“The ad business is going through a change not seen in three decades.” – Judy Shapiro
Judy Shapiro is a veteran marketing exec and Chief Brand Strategist at CloudLinux, a Linux-based OS for technology service providers. In her latest piece for Ad Age, she argues that we’re moving from a one:many web to a many:many web and that a lot of media companies are quietly being crushed by the changes underway.
…utterly seismic forces that are quickly rendering the “one:many” Web 2.0 content site nearly obsolete as the world migrates with dizzying speed toward the social rich, interactive “many:many” next gen internet web experience that is a seamless mashup of community, connectivity, commerce, content, real-time interactivity and portability. In this “many:many” world, an “interaction engine” curates the user experience — not the content itself.
Writing on her blog, Trench Wars, Shapiro goes further and points out the problem not just for media companies but for agencies, as well.
While the business has gotten more complex, agencies are trapped in an old “one:many” business model and have no clear way to evolve. Clients do not pay often for agency’s’ technological learning curves. And agencies can not charge $10,000 for a bunch of twitter updates (and sleep peacefully at night).
I might add it’s not just pricing structures that are bending to the point of breaking–agency culture is also in the web’s crosshairs (because the nature of our work is changing). There was a time not too long ago when I spent a good deal of my time making print ads, radio spots and in-store displays. All of those things still matter, but none of them are as pressing as figuring out what clients need to be doing each and every day on Facebook, and on their own sites that also run on a steady stream of content updates.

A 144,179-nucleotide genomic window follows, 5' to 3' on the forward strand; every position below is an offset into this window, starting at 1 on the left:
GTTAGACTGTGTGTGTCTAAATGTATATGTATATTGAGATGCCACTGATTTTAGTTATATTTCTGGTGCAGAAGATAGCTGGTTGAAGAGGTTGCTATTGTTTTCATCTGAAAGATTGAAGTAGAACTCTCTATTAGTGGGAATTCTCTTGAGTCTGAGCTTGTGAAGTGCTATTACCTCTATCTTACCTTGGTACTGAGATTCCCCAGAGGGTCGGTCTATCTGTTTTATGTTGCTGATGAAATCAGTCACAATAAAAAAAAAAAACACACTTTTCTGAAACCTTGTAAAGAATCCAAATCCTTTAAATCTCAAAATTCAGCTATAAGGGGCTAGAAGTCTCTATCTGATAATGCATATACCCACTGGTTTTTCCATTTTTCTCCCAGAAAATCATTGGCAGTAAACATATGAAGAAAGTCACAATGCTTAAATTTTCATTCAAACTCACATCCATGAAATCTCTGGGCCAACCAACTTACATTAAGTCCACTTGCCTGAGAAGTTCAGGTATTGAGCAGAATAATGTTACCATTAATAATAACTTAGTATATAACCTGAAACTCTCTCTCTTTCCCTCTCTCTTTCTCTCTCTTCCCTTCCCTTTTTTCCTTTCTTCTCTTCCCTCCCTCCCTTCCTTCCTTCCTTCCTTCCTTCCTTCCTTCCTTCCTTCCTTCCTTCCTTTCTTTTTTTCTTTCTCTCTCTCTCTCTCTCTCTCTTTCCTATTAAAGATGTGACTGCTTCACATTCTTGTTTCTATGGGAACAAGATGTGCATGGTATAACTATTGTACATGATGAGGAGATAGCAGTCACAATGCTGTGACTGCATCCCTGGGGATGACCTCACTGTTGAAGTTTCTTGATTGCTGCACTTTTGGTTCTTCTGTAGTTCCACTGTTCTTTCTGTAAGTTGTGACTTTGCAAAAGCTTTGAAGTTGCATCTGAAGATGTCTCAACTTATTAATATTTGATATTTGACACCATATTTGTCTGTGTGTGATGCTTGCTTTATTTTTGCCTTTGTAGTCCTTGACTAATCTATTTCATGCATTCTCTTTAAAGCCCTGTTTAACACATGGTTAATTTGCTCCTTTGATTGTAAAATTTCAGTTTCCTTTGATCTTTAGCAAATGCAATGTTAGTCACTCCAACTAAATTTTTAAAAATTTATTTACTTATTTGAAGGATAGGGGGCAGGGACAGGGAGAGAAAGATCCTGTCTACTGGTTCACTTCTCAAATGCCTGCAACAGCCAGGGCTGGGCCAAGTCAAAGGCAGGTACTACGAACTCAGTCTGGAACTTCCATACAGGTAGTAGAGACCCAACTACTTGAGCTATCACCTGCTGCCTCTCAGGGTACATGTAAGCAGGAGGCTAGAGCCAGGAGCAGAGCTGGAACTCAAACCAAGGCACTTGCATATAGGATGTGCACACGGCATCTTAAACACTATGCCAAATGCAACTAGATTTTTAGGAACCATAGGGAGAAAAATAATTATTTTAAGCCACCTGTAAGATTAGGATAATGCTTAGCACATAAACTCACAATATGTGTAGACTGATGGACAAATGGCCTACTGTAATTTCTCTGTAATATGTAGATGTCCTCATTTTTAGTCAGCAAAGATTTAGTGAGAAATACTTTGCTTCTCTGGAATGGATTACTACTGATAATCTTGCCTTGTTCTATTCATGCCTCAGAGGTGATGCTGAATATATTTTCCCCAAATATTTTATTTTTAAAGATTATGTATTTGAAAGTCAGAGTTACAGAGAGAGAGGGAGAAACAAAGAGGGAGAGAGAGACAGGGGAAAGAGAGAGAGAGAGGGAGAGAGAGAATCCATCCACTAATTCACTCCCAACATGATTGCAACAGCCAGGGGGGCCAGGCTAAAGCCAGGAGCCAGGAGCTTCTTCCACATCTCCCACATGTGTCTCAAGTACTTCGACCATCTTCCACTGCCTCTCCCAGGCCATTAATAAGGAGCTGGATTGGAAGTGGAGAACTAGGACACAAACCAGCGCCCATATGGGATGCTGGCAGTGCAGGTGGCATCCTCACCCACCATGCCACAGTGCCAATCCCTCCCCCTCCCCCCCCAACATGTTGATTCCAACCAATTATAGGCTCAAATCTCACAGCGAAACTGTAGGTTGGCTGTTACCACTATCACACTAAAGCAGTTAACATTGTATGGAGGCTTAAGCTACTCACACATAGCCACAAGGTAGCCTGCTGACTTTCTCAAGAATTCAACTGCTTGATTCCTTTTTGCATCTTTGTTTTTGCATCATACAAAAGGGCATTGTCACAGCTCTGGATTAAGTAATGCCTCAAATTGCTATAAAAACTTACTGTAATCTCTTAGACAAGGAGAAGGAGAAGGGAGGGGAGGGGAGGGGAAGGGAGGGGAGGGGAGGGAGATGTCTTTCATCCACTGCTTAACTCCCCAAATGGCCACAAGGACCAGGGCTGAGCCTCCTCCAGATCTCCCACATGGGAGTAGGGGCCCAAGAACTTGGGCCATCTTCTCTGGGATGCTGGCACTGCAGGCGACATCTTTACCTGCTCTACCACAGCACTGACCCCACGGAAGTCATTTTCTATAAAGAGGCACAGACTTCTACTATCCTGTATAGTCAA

There are many interesting angles in this storyline, but one that keeps surfacing for me is the fact that agencies with a content focus are fast becoming hybrid media companies. At the same time, media companies, particularly local media companies like a city’s main newspaper, are increasingly offering marketing services as a way to boost revenue.
Editor’s Note: I explored similar topics earlier this week on Bonehook.com.
I wrote: “Today, the mission remains the same–connect with a brand’s best prospects and current customers and deliver them the information or entertainment they most desire. It’s the same mission, but the prospects and customers are now social, they’re mobile and they want whatever it is they want NOW, not in five minutes.”